My daughter would be starting kindergarten soon. I was standing at a 'meet and greet' session for new kindy parents when another mother told me that her son was pre-verbal. I'm ashamed to admit it, but my heart sank. At that moment, all this news meant to me was that there would be less of that classroom's most precious resource - the teacher's attention - for my child. Isn’t a mother's first move to think of her own child? As, undoubtedly, this other mother was doing in choosing this classroom for Oliver#. I mused on what the advantages might be for him and made an effort to accept it.
I have since discovered that I was wrong. My reaction, however common, was based in ignorance.
It turns out that there is good evidence that Oliver’s presence is likely to have a positive, rather than negative, influence on my daughter. Research shows that including kids with complex needs in mainstream classes has no negative impact on the academic progress of their classmates. In addition, if the school and classroom is truly inclusive, all students are provided new academic learning opportunities and experiences, and communication and language development is enhanced.
The social and personal impacts are also consistently positive and widespread. All members of the class develop greater acceptance and understanding of human diversity, are more flexible and adaptable, have better interpersonal skills and higher self-esteem.
When I put aside my preoccupation with my own child I discovered that the results from over forty years of research are overwhelming: that, while every child is different and the choice is individual, most children with additional needs do better academically and socially in truly inclusive settings, in mainstream classes, full time.
As I read, I began to understand that I hadn’t just been wrong, I’d been looking at the whole thing upside down.
I grew up in Canberra in the 70s and 80s and, though some kids found school easier than others, everyone in my primary school and high school could read and write and talk and walk. So I missed out. I grew up with 'difference' being, well, different – something catered for in 'other' places.
This segregated experience implied that kids with ‘different’ needs fell into a different realm, unable to be part of mainstream society. No wonder my thinking on this was upside down. In my mind there was something 'wrong' with this other child and I would prefer him to be in what I then perceived to be a more ‘suitable placement’, not in my daughter's class. Put on the page it sounds terrible but, sadly, this 'deficit' model – where an impairment is seen as inherently negative and should be ameliorated or cured wherever possible – underlies the way difference tends to be viewed.
By contrast, a social model understanding of disability recognises that a person who experiences disability is whole and unbroken, but is disabled by the unaccommodating ‘deficit’ views, practices and structures of ‘society’. I had to read this several times. Then I realised that when I read ‘society’, I meant ‘me’. You see, the problem wasn’t Oliver. It was me.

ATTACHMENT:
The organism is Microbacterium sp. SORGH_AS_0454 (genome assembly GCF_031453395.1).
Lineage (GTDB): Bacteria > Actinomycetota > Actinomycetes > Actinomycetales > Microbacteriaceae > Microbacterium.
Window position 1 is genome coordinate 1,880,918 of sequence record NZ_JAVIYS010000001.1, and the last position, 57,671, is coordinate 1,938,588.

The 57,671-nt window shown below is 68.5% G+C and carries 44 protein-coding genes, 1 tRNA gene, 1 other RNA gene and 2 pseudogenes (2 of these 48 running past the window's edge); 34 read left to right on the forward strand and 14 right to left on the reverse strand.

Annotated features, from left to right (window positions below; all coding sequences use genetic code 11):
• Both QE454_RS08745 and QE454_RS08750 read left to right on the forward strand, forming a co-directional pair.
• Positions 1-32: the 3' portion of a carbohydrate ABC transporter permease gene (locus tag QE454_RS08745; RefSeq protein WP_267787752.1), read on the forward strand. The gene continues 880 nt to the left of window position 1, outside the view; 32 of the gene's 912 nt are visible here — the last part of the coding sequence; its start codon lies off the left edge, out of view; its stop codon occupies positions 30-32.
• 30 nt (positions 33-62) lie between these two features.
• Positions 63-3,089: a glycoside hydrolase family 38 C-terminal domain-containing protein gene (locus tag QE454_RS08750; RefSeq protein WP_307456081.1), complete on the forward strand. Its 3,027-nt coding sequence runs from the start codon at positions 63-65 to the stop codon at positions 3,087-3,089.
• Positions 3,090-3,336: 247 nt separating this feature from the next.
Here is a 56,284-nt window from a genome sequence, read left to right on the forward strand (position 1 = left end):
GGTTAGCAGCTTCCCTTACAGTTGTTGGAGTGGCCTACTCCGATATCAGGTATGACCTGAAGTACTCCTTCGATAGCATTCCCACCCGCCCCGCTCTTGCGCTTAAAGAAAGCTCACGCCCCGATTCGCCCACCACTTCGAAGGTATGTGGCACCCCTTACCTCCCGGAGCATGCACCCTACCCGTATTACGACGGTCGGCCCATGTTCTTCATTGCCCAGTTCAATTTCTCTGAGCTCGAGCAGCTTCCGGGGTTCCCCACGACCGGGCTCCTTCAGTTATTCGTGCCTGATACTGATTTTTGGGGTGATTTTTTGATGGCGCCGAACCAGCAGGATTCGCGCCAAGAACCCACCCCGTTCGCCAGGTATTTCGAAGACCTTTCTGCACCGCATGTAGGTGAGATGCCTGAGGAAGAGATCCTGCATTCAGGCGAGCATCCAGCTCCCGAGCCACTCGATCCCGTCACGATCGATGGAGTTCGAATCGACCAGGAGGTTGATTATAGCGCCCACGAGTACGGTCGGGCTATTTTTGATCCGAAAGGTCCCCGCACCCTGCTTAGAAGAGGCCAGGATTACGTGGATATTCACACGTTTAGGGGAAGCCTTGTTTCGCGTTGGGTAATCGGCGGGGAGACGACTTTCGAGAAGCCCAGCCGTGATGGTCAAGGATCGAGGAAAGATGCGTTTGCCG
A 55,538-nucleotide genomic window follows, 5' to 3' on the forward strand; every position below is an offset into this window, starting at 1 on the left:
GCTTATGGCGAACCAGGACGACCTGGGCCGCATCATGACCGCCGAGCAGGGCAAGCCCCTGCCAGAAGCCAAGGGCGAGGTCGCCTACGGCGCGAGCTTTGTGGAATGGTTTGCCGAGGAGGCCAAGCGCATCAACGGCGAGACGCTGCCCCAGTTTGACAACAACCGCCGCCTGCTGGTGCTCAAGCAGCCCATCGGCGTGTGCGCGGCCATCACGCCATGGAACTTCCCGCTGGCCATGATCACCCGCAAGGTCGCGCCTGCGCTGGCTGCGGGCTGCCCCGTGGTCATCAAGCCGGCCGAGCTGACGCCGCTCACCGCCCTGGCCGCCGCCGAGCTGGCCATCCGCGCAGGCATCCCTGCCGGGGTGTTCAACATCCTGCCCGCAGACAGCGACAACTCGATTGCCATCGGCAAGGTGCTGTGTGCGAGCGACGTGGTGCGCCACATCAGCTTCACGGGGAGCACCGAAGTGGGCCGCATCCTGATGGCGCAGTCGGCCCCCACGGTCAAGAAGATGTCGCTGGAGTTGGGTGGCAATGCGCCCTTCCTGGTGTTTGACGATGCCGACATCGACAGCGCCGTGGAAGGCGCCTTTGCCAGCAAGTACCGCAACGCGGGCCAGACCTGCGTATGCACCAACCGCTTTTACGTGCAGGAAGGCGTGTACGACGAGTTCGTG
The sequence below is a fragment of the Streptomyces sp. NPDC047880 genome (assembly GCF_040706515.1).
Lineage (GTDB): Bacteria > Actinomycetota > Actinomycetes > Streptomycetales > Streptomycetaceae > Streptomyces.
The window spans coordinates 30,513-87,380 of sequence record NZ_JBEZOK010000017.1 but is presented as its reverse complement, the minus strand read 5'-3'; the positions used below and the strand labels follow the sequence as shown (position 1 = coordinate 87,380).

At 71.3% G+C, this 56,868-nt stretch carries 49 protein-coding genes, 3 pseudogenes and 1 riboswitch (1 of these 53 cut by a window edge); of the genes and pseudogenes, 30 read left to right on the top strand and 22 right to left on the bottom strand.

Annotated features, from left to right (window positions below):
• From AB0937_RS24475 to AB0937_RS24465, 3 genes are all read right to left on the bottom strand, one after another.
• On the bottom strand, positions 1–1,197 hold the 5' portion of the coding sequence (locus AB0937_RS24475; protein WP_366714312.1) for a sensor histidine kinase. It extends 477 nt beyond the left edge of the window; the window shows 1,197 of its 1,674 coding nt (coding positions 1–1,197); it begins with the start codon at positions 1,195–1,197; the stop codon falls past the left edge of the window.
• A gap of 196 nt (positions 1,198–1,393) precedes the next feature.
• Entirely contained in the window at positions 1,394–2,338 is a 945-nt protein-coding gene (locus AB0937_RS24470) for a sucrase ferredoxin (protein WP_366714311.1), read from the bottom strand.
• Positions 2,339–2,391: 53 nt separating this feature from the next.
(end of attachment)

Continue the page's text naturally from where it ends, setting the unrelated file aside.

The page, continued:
I was asking the wrong question, wondering if Oliver would get in the way of my daughter’s learning, rather than whether my attitude was already getting in the way of his. Research shows that families frequently experience stigmatisation and a host of additional barriers when they seek to have their children included and the UN’s report on the State of the World’s Children identified attitudes (like mine!) as a major barrier to inclusion.
Our world is made up of all sorts of people with all sort of talents, challenges, weaknesses and skills. Why would I expect my daughter’s class to be any different?
She wasn’t just at school to learn to read and subtract, but to learn about the world around her – a technicolour world of diversity - its history, geography and peoples. I want her to learn to be a good citizen, to respect and care for others and not to just tolerate differences but to see value and friendships in each individual, regardless of their abilities.
And, it seems to be working. If I happen to ask her about some point of difference or ‘unusual’ behaviour, she simply shrugs and says “that’s just what Oliver likes” in much the same way she might discuss a classmate’s preference for ham rather than cheese sandwiches. In addition, she loves the new ten minute ‘mindfulness’ activities at the beginning of each day which help her and Oliver, and all of their classmates, settle and focus.
Not only does Oliver have an unshakable right to be there and to be included, because he is as whole and as important as my child, but his inclusion is a wonderful thing. And it may mean that ‘deficit’ thinking doesn’t underlie my daughter’s reaction when, years from now, she herself has a child in kindergarten. ●
* Editor’s note: “Schools For All Children and Young People” is the title of the report of the Expert Panel on Students with Complex Needs and Challenging Behaviour. Find the report via www.det.act.gov.au. In the next issue of ParentACTion we will look at what the report says about creating truly inclusive settings, how our schools fall short of providing this for all students, and Council’s response to the findings.
# names have been changed
This article appeared in ParentACTion, Term 1, 2016. See other past editions of our quarterly magazine.